Launch of Phase 2 funding template and Quantitative Impact Analysis for Phase 3
At the March 2014 Plenary meeting in London, the FSB approved the launch of Phase 2 of its Data Gaps initiative to implement a common data template to collect key granular data from global systemically important banks (G-SIBs) about their assets and liabilities to provide the authorities with a strong framework for assessing the interlinkages among the largest banks and the concentration of these institutions to different sectors and markets.
Phase 1 of the project, started in March 2013, focused on the exposures of G-SIBs to their largest counterparties and to major risk dimensions. Phase 2 will fill a substantial data gap by adding information on G-SIBs' Institution-to-Institution liabilities, their largest funding providers (banks and non-banks) and their funding structure (e.g. use of wholesale funding).
The Phase 2 funding template consists of two parts: a first part of the template requires banks to report their largest wholesale secured and unsecured funding providers (excluding traded debt securities). Since reporting banks typically are not able to identify the current holders of their traded debt securities, a second part of the template requires each institution to report its holdings of tradable debt securities issued by any other G-SIB's consolidated banking group.
With respect to the frequency of the data collection, for the start of Phase 2, banks will be required to report monthly, with the expectation of a weekly submission as the ultimate goal. While the monthly frequency will initially reduce the burden on banks to produce and validate high quality data, banks are expected to gradually improve their capability to report such high quality data more frequently as an integral part of their risk and crisis management toolbox. Periodic assessments will determine an appropriate path for switching to the weekly frequency.
The International Data Hub, hosted by the BIS, is extending its operations to collect and share this data, with appropriate safeguards on confidentiality.
The FSB also reviewed a roadmap for Phase 3, when the common template will include granular and comparable Institution-to-Aggregate (I-A) consolidated balance sheet data broken down by country, sector, instrument, currency and maturity. The FSB Data Gaps Group is reviewing the I-A template to take on board the industry comments received in the October 2013 consultation, reviewing the granularity of the data, balancing operational complexity and analytical usefulness, clarifying the definitions for better consistency with similar reporting requirements (e.g. the BIS International Banking Statistics) and adopting a phased-in approach (only the template on Immediate Counterparty basis will be required from the start of Phase 3, postponing the Ultimate Risk template to a later stage).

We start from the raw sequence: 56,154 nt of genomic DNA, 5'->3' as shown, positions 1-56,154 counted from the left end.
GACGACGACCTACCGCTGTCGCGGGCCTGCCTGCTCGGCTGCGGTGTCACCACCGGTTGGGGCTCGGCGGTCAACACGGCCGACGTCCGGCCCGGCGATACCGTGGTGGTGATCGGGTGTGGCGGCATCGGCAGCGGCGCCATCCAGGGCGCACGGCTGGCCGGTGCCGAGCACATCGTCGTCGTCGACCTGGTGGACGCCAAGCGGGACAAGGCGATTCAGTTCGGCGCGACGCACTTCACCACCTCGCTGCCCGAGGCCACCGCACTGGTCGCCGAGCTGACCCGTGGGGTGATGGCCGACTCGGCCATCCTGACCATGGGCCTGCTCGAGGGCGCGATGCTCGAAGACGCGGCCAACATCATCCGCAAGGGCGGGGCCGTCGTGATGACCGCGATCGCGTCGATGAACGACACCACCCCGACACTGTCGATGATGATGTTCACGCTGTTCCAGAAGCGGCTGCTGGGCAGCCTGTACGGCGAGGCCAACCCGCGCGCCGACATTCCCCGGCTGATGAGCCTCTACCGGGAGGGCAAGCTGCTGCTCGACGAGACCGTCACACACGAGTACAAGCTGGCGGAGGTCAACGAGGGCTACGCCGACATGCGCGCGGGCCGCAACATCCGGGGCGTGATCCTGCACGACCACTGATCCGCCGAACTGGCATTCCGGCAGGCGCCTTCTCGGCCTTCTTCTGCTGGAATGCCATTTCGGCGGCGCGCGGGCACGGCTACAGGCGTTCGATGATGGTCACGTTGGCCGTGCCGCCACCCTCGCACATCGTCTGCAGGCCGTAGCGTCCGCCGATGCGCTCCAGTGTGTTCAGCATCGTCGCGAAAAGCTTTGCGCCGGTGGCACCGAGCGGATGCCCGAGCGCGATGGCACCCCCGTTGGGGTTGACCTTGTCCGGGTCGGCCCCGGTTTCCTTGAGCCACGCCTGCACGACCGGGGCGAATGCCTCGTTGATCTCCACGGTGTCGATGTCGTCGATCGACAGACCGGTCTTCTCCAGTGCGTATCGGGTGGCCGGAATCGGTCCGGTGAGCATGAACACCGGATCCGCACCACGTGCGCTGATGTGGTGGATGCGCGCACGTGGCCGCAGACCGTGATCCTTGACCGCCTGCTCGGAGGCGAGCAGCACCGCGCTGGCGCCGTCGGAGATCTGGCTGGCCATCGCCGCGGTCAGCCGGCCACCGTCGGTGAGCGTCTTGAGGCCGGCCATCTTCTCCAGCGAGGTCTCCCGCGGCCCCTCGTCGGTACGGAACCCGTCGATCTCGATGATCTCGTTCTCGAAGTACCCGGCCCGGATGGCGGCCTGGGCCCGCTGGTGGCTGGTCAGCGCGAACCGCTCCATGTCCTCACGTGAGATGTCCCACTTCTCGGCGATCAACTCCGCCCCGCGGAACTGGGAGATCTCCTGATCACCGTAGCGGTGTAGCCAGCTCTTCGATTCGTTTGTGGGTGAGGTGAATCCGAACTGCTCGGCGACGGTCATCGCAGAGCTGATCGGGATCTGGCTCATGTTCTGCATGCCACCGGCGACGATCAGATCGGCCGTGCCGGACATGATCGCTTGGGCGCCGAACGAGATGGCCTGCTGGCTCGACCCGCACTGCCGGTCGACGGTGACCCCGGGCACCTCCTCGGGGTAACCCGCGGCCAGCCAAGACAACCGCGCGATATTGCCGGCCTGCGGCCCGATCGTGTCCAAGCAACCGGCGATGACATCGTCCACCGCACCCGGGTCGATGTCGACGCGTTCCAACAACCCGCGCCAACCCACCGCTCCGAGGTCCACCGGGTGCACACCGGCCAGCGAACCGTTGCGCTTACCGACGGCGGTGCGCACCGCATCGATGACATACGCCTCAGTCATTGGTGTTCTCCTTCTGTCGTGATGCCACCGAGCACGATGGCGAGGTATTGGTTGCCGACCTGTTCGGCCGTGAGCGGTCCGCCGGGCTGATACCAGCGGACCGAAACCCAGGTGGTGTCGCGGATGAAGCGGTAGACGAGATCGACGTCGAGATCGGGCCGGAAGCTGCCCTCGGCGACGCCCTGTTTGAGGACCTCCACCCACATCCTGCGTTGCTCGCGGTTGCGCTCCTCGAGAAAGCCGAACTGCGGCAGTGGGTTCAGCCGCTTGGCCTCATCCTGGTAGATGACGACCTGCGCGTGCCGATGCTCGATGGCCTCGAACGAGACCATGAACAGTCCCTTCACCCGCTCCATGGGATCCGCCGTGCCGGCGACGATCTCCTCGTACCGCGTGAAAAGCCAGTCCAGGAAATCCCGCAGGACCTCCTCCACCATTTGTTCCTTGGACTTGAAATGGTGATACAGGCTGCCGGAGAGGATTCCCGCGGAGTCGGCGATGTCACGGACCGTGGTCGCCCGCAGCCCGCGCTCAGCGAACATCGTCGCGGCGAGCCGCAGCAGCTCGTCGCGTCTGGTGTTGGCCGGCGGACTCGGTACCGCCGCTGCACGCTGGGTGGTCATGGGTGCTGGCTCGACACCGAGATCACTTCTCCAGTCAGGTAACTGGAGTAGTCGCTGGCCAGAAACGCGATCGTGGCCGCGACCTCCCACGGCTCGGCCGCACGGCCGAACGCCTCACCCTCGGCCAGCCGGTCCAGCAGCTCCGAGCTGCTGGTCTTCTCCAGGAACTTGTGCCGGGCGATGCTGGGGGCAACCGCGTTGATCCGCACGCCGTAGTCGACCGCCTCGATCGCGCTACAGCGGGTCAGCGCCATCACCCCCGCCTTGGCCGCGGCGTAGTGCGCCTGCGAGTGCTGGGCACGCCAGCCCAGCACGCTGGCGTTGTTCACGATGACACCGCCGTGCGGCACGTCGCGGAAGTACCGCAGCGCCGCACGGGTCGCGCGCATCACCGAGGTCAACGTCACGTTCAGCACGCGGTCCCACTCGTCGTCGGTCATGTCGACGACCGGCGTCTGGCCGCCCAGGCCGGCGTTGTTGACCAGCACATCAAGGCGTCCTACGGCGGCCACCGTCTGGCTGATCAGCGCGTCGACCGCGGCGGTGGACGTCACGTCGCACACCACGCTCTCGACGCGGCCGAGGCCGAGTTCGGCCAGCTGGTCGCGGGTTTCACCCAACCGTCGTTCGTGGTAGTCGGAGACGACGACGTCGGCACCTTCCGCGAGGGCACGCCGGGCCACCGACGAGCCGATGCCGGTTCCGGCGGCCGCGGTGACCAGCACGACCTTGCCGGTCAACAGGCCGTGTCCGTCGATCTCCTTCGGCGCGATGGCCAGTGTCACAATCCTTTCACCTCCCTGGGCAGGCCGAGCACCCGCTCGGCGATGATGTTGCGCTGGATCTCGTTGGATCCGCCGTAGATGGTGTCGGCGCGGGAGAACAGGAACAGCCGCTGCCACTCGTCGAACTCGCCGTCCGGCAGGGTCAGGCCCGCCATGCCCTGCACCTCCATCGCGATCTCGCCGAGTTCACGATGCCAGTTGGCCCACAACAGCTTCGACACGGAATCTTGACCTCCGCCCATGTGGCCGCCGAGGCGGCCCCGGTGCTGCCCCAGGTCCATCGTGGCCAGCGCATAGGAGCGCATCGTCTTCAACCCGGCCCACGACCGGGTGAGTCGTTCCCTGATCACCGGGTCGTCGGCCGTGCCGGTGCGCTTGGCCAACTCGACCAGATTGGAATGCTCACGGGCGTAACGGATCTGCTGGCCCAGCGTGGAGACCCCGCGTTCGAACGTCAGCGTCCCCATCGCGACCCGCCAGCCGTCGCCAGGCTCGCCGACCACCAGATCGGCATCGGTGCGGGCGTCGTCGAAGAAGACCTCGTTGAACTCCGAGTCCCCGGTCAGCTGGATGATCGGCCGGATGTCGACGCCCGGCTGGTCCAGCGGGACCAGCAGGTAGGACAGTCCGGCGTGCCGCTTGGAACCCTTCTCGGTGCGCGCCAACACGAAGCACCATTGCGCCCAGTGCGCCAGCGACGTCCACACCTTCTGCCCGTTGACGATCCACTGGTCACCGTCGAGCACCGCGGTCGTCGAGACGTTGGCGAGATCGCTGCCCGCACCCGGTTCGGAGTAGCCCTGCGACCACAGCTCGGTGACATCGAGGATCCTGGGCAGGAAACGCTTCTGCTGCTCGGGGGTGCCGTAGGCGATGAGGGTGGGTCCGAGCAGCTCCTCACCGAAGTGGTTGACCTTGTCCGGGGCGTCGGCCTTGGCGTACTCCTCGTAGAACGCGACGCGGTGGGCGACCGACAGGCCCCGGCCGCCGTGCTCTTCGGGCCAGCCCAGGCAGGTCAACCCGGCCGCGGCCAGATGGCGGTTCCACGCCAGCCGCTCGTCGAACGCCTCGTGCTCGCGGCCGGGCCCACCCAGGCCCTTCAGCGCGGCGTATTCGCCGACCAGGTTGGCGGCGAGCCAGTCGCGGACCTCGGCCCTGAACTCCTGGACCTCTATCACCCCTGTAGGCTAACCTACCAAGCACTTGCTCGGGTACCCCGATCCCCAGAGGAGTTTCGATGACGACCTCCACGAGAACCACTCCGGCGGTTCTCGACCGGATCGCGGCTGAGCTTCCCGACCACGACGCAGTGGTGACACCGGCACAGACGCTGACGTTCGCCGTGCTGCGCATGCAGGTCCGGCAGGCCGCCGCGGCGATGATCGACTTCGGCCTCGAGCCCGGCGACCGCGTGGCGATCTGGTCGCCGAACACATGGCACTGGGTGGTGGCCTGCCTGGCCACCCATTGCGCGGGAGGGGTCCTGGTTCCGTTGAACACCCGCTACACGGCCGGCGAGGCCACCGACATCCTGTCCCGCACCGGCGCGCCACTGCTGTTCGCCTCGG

In Q3 2014, reporting banks will be invited and strongly encouraged to participate on a voluntary basis in a Quantitative Impact Analysis (QIA), submitting actual balance sheet data with full five-way crossing and protocols for streamlining the set of countries, maturities and currencies to be suitable for a field test. The goal of the QIA, which was broadly endorsed by industry participants at the October 2013 outreach to G-SIBs, is to validate whether the information delivered is as analytically useful as initially thought for regulatory and national or global financial stability purposes. The field test may also uncover any imprecision in the specification of the template and the related instructions, as well as other possible methodological shortcomings, and provide further insights into reporting challenges. Finally, it will serve as a good operational training for G-SIBs.
Based on the results of the QIA, the Data Gaps Group will finalise the I-A Immediate Counterparty template in early 2015. Additional consultation with industry during the course of the development of Phase 3 template is anticipated. At this juncture, first reporting of the I-A Immediate Counterparty template is planned from Q1 2016 on a best effort basis, with mandatory reporting from August 2016, with end-June reference date.
Background Reference on the FSB Data Gaps project
As part of wider G20 initiatives to improve data to support financial stability initiated in 2009, the FSB has developed an international framework that supports improved collection and sharing of information on linkages between global systemically important financial institutions and their exposures to different sectors and markets. The objective is to provide authorities with a clearer view of global financial networks and assist them in their supervisory and macro-prudential responsibilities.
All documentation on the project is available on the FSB website.
The key components of the governance of this initiative are the following: